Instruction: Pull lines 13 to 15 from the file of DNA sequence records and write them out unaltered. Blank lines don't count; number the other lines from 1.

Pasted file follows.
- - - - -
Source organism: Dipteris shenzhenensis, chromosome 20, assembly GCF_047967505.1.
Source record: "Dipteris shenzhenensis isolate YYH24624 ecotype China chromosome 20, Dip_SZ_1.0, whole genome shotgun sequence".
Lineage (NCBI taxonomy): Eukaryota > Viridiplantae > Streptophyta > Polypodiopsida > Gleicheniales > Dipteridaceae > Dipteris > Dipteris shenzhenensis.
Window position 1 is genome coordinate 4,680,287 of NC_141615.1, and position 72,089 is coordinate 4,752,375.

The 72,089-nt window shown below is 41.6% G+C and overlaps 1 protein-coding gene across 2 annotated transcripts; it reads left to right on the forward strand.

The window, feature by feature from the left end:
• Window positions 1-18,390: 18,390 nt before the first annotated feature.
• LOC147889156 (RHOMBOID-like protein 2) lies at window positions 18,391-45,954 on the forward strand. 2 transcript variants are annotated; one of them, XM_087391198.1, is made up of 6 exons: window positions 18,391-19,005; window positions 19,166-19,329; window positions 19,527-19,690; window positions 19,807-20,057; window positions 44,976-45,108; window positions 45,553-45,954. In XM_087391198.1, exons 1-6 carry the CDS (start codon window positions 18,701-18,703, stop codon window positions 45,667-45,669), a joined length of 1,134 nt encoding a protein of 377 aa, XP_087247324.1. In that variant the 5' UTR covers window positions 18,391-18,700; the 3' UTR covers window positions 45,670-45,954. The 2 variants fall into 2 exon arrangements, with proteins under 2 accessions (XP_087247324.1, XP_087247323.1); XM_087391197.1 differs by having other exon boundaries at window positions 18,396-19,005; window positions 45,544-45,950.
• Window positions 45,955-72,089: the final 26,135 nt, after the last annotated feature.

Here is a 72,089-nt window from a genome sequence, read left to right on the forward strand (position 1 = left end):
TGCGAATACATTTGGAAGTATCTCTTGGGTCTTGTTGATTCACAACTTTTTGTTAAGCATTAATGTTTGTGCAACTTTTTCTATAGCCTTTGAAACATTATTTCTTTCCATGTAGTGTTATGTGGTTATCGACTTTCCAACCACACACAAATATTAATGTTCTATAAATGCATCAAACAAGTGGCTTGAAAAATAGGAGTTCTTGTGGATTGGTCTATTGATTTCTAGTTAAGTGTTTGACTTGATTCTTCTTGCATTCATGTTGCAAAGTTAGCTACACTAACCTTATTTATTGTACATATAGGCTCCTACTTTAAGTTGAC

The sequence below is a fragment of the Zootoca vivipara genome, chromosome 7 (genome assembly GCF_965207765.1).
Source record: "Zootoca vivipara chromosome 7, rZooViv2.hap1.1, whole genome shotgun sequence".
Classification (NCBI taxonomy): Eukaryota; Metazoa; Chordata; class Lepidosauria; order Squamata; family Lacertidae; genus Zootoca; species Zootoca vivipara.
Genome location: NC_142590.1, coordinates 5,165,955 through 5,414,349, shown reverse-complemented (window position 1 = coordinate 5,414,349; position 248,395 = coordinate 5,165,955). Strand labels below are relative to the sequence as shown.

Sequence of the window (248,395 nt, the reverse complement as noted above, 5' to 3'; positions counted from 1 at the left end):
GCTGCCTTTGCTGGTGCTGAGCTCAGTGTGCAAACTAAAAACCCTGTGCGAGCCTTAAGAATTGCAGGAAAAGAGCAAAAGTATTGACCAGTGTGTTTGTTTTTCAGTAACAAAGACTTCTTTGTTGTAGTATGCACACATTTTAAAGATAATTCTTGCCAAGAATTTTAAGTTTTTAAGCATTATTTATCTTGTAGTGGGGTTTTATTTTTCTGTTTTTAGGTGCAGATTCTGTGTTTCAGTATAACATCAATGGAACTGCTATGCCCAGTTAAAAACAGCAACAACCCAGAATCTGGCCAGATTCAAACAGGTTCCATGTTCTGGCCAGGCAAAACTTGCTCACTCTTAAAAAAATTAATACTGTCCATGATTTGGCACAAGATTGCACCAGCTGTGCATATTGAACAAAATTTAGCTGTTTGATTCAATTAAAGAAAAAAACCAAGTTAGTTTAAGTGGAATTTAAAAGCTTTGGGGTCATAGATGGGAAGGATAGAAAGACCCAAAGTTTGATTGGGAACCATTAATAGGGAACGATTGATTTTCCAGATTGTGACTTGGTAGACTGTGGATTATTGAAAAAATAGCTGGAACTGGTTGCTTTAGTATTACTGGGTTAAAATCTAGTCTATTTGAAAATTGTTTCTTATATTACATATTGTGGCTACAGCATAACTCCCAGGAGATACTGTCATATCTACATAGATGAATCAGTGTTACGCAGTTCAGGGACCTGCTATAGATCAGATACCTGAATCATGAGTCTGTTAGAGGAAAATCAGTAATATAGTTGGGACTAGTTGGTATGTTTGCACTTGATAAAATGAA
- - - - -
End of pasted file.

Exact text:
Source record: "Zootoca vivipara chromosome 7, rZooViv2.hap1.1, whole genome shotgun sequence".
Classification (NCBI taxonomy): Eukaryota; Metazoa; Chordata; class Lepidosauria; order Squamata; family Lacertidae; genus Zootoca; species Zootoca vivipara.
Genome location: NC_142590.1, coordinates 5,165,955 through 5,414,349, shown reverse-complemented (window position 1 = coordinate 5,414,349; position 248,395 = coordinate 5,165,955). Strand labels below are relative to the sequence as shown.